The group poses with their transportation at Latigo Canyon Road Trailhead.
The trekers added a short spur hike up to the top of Sandstone Peak, highest point in the Santa Monica Mountains at 3,111 feet.
Leaving Corral Canyon the hikers head for camp at Malibu Creek State Park.
Enjoying the view is part of the fun.
Deer at Malibu Creek State Park Group camp area (photo by Ed Stauss).
Trekers Traverse the Entire Backbone Trail
By Ed Stauss
Photos by David Edwards
May 20, 2006
Eleven hikers completed the 6th seven-day trek along the Backbone Trail of the Santa Monica Mountains. Starting at the trail’s western end in Point Mugu State Park with a campout on Saturday evening, May 6, 2006, they journeyed, according to a GPS log, 66.85 miles, while ascending 13,273 feet, completing their trek on Saturday, May 13, with lunch at Will Rogers State Historic Park off Sunset Blvd. in Pacific Palisades. Of the 11 hikers who completed the trek, seven were women. The two leaders were a male and a female.
This was the first Backbone Trek in which trek organizer Milt McAuley did not hike although he attended the evening meal at Calamigos Ranch on Tuesday, May 9. McAuley had led the first three treks in the years 2000 through 2002. In 2003 and 2004 McAuley led only the first day while other experienced hikers took turns in the head position. Burt Elliott led Trek 2006 for the entire route while Diane Savage was trail sweep and safety. The Trek was not performed in 2005.
In addition to awesome views from mountain ridges and the intimate beauty of canyons, the hikers observed 195 different species of flowering plants and several wildlife types including grazing deer with fawns, a horned lizard and other lizards and two rattlesnakes.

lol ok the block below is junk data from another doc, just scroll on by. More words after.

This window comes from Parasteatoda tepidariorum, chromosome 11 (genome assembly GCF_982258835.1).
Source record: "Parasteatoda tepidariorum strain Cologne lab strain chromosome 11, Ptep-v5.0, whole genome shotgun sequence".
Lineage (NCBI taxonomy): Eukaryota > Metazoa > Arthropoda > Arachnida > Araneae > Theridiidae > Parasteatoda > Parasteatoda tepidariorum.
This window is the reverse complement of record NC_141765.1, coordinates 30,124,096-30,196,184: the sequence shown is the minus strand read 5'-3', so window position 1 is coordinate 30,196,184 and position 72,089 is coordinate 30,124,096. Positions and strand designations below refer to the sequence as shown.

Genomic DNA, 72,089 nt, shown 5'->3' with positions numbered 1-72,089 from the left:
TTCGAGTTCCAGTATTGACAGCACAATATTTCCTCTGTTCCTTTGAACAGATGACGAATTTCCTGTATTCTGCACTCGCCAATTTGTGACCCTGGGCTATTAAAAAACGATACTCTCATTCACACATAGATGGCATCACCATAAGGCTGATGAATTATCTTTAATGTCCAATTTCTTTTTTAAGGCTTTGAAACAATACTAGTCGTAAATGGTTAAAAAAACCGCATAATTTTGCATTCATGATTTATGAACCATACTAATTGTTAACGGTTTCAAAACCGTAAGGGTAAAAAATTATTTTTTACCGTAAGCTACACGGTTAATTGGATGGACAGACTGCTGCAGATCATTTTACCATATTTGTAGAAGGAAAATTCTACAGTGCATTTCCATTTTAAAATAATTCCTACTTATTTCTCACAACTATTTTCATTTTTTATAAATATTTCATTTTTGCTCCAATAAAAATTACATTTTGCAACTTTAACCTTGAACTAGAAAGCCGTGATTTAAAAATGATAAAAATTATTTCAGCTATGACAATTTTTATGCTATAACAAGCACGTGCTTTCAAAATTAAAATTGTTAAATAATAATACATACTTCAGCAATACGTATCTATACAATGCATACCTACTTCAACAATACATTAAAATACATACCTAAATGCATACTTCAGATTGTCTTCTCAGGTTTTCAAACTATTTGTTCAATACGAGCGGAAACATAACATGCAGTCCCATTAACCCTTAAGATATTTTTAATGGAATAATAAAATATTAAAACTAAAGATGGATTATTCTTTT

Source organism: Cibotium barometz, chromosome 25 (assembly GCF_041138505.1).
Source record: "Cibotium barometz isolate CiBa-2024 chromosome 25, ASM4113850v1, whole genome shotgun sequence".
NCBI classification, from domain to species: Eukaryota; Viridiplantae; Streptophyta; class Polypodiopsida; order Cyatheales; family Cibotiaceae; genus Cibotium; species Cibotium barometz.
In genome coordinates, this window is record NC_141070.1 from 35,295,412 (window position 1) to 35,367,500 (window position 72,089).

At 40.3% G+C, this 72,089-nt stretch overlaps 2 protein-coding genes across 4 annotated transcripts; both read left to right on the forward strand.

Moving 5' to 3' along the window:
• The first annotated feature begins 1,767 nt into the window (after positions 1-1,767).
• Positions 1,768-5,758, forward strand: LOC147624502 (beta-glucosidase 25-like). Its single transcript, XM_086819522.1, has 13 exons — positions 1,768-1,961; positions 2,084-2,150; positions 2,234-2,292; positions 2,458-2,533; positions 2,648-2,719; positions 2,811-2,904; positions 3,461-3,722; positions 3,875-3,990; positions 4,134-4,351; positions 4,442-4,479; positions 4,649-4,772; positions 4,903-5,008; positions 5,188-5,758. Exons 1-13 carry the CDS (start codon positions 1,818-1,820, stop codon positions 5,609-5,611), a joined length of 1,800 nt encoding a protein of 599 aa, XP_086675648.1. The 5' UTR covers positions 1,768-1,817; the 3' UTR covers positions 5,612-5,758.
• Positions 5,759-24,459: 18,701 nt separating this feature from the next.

The team of volunteers which made the trek possible for the paying hikers include the following:
- Ruth Gerson, Santa Monica Mountains Trails Council President
- Annie Salerno, Hike Coordinator
- Burt Elliott, Hike Leader
- Mel Savage, Wrangler
- Diana Savage, Sweep/Safety
- Ed Stauss, Shuttle Driver
- Frank Padilla, Logistics Coordinator
- Betty Snow, Food Coordinator
- Linda Palmer, Planning Committee Member
- Lylene Sheets, Ruth Gerson, Linda Palmer, Jeanne Wallace, Georgia Farinella, Sharon Shorer: Guest Cooks
Personal Views of the Trek Experience
As they concluded their hike, the participants provided the following notes:
Planning for the Hike
- Most important tip from Milt: Make three piles: Daily Use, Frequent Use and Might Use. (Dave made 10 piles; whatever anyone needs, he has.)
- Three-leg stool for breaks (weighs only a pound)
- Ida’s new hiking clothes
- Climb stairs and do leg presses
- Do day hikes on the Backbone Trail
- "China Bags" are the best hiking luggage
- Practice tent setup; can you do it in three minutes? Joanne can.
- Practice cleaning out debris from tent.
- How many bags can you lug to the campsite?
- First timers need to be told to bring a sunshower, a ground cloth.
- Put all your gear in a big duffle, preferably a rolling one.
- Send Dave a list of the equipment you’d like him to bring for you.
- Lots of baby wipes/wet ones
- Advil and Aleve for the aches
- Uphill, downhill, grunt! Only two more miles, really?
- No stick, one stick or two sticks?